Trekker Helmet »
Is it a street helmet or a dirt helmet? It’s both kids, and this style helmet has been all the rage as of late. Originally designed for dual-sport and adventure touring enduro riding, this type of helmet has found a home on many street bikers. The $139.95 Fly Racing Trekker keeps this genre of helmets at the peak of existence with its style and composite “poly alloy” shell. Having used the Arai, Shoei, and Icon crossover helmets, I was anxious to try the Trekker. The preliminary feel of this helmet was good with it not being too heavy. There was plenty of peripheral vision, and even though it has a visor on it, the helmet didn’t lift or buffet at highway speed like I thought it would.
The Trekker has 16 adjustable intake/exhaust vents, which keep this helmet pretty cool when things get hot, but I found the shield to fog up quickly when all of them were closed no matter what the weather. Nothing some anti-fog spray couldn’t take care of.
The Trekker is both DOT- and ECE-22/05–approved and can be used with or without goggles when the face shield is removed. All in all, I thought this helmet was up there with all of the other ones I have ridden of this style. The bottom line is this: If you are into the motocross-style lids with or without face shields, the fit and finish are great and the price is right.
Duluth Trading Co.
Flex Ballroom Jeans »
I like my jeans to be comfortable, but not gangsta baggy nor hipster “girl pants” tight in the crotch. I have been looking for some trousers that fit the bill, and when I was browsing online at duluthtrading.com
I ran across the $49.50 Flex Ballroom jeans.
I run mid controls on my bikes and I have big testicles (the ol’ lady calls ’em “the grapefruits”), so if anybody should be testing pants with a moniker like “Ballroom” it’s me. On initial fit they felt comfortable, but when I got on the bike, these jeans became magical. The jeans are constructed with 1 percent spandex in the denim, so they give just a bit. Another great thing is that the jeans have a hidden crotch gusset that gives you all the room needed for riding even the tallest of mids or practicing your drunken Bruce Lee high kicks. The cut of the jeans are nice without being too tight or loose.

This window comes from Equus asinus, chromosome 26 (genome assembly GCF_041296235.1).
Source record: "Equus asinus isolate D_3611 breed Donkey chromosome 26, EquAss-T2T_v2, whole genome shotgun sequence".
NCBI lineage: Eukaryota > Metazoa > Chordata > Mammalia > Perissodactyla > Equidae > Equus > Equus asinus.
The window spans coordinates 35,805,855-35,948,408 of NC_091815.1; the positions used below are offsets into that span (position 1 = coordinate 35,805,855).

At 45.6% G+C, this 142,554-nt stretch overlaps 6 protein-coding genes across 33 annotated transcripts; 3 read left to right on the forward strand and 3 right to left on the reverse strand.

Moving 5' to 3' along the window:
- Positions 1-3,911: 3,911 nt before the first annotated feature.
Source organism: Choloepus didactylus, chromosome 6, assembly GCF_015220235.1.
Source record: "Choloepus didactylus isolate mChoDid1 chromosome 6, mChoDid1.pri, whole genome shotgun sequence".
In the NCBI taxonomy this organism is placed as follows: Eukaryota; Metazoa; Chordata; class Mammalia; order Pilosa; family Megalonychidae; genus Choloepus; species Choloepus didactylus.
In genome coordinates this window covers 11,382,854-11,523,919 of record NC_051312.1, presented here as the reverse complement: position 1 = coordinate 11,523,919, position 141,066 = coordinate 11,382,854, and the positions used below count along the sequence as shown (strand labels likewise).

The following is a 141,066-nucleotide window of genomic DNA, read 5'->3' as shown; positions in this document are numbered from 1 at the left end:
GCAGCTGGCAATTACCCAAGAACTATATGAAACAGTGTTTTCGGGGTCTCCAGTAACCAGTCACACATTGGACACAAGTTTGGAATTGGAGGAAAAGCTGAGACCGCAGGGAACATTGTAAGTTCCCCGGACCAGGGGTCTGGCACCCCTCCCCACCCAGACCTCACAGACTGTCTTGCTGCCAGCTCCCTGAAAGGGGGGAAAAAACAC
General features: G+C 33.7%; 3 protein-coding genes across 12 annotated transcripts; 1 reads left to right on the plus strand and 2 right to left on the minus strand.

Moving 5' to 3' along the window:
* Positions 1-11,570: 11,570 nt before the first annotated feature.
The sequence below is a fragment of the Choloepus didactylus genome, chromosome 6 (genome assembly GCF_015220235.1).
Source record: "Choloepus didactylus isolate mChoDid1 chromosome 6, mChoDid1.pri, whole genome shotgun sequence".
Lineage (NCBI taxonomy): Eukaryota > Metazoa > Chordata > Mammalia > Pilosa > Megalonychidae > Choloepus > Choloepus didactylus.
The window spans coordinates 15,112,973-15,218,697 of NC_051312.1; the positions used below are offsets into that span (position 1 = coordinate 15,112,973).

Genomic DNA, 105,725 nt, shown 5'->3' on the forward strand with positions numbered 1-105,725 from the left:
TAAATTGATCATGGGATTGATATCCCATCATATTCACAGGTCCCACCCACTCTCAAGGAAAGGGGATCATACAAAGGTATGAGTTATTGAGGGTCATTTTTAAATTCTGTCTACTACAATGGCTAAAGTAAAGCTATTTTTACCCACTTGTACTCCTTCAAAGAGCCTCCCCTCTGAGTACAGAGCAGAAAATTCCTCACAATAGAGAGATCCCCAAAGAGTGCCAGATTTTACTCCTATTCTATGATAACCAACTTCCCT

I really like the way they fit, so I am going to order a few more pairs. I just wish they had them in black so my dingy lifestyle doesn’t show on them so easily. I would also dig a carpenter jean version, too, because I always need a few more pockets.
Being a fan of Chrome’s backpacks and messenger bags I was stoked when a box from the company showed up in my office with a black hoodie in it. After I took it out of its packaging and felt it, it’s about as far away from a Starter or Champion hoodie as you could get… But in a good way.
The $160 Cobra is a high-end garment that is made for riding with a closer fit and longer back than a standard hoodie. Another cool thing about the Cobra is the thumb loopholes in the sleeve so they won’t ride up your arms at speed. It even has a full width stash pocket in the lower back of the jacket with a hidden zipper for the super-secret items you may carry. The Cobra is constructed of merino wool, which many of you may not be hip to. Think less Pendleton wool and more of like if angels came down from heaven, shaved the sheep, then milled the wool themselves with the hand of God guiding them. It is not at all itchy, and it has a very soft feel when next to the body.
When the Cobra is worn under a vest or jacket it is toasty warm, but when worn by itself its a nice base layer to have on. Even in direct sunlight.
The fit of the Cobra ran a little snug, so you may want to order one a size bigger than what your T-shirt size is. Sure, it’s got a hefty price tag, but so did that $300 leather vest you just bought.